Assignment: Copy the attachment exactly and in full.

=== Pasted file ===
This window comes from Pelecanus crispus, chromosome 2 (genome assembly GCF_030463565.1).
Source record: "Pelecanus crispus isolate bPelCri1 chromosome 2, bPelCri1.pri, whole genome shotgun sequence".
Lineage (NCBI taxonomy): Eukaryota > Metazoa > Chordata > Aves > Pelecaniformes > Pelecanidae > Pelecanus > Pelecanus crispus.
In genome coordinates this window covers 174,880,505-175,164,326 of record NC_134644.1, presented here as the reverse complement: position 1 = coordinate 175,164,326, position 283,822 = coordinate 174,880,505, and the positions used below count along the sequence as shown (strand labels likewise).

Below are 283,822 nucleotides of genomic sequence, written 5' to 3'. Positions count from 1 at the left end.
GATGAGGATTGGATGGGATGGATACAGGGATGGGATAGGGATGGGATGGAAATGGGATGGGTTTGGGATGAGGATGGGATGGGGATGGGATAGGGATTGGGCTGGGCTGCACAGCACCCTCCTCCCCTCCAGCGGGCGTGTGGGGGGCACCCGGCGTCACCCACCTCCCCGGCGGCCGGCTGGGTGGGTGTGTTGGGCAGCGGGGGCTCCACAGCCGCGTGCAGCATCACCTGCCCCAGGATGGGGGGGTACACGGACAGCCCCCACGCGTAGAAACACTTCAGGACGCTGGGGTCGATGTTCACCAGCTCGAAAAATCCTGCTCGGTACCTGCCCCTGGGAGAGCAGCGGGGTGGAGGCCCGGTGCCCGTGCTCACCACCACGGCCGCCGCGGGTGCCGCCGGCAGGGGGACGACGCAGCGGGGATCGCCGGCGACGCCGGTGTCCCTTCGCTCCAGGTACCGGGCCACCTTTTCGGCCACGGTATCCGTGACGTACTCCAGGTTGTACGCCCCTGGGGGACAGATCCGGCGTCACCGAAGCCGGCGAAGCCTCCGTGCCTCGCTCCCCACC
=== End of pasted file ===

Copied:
This window comes from Pelecanus crispus, chromosome 2 (genome assembly GCF_030463565.1).
Source record: "Pelecanus crispus isolate bPelCri1 chromosome 2, bPelCri1.pri, whole genome shotgun sequence".
Lineage (NCBI taxonomy): Eukaryota > Metazoa > Chordata > Aves > Pelecaniformes > Pelecanidae > Pelecanus > Pelecanus crispus.
In genome coordinates this window covers 174,880,505-175,164,326 of record NC_134644.1, presented here as the reverse complement: position 1 = coordinate 175,164,326, position 283,822 = coordinate 174,880,505, and the positions used below count along the sequence as shown (strand labels likewise).

Below are 283,822 nucleotides of genomic sequence, written 5' to 3'. Positions count from 1 at the left end.
GATGAGGATTGGATGGGATGGATACAGGGATGGGATAGGGATGGGATGGAAATGGGATGGGTTTGGGATGAGGATGGGATGGGGATGGGATAGGGATTGGGCTGGGCTGCACAGCACCCTCCTCCCCTCCAGCGGGCGTGTGGGGGGCACCCGGCGTCACCCACCTCCCCGGCGGCCGGCTGGGTGGGTGTGTTGGGCAGCGGGGGCTCCACAGCCGCGTGCAGCATCACCTGCCCCAGGATGGGGGGGTACACGGACAGCCCCCACGCGTAGAAACACTTCAGGACGCTGGGGTCGATGTTCACCAGCTCGAAAAATCCTGCTCGGTACCTGCCCCTGGGAGAGCAGCGGGGTGGAGGCCCGGTGCCCGTGCTCACCACCACGGCCGCCGCGGGTGCCGCCGGCAGGGGGACGACGCAGCGGGGATCGCCGGCGACGCCGGTGTCCCTTCGCTCCAGGTACCGGGCCACCTTTTCGGCCACGGTATCCGTGACGTACTCCAGGTTGTACGCCCCTGGGGGACAGATCCGGCGTCACCGAAGCCGGCGAAGCCTCCGTGCCTCGCTCCCCACC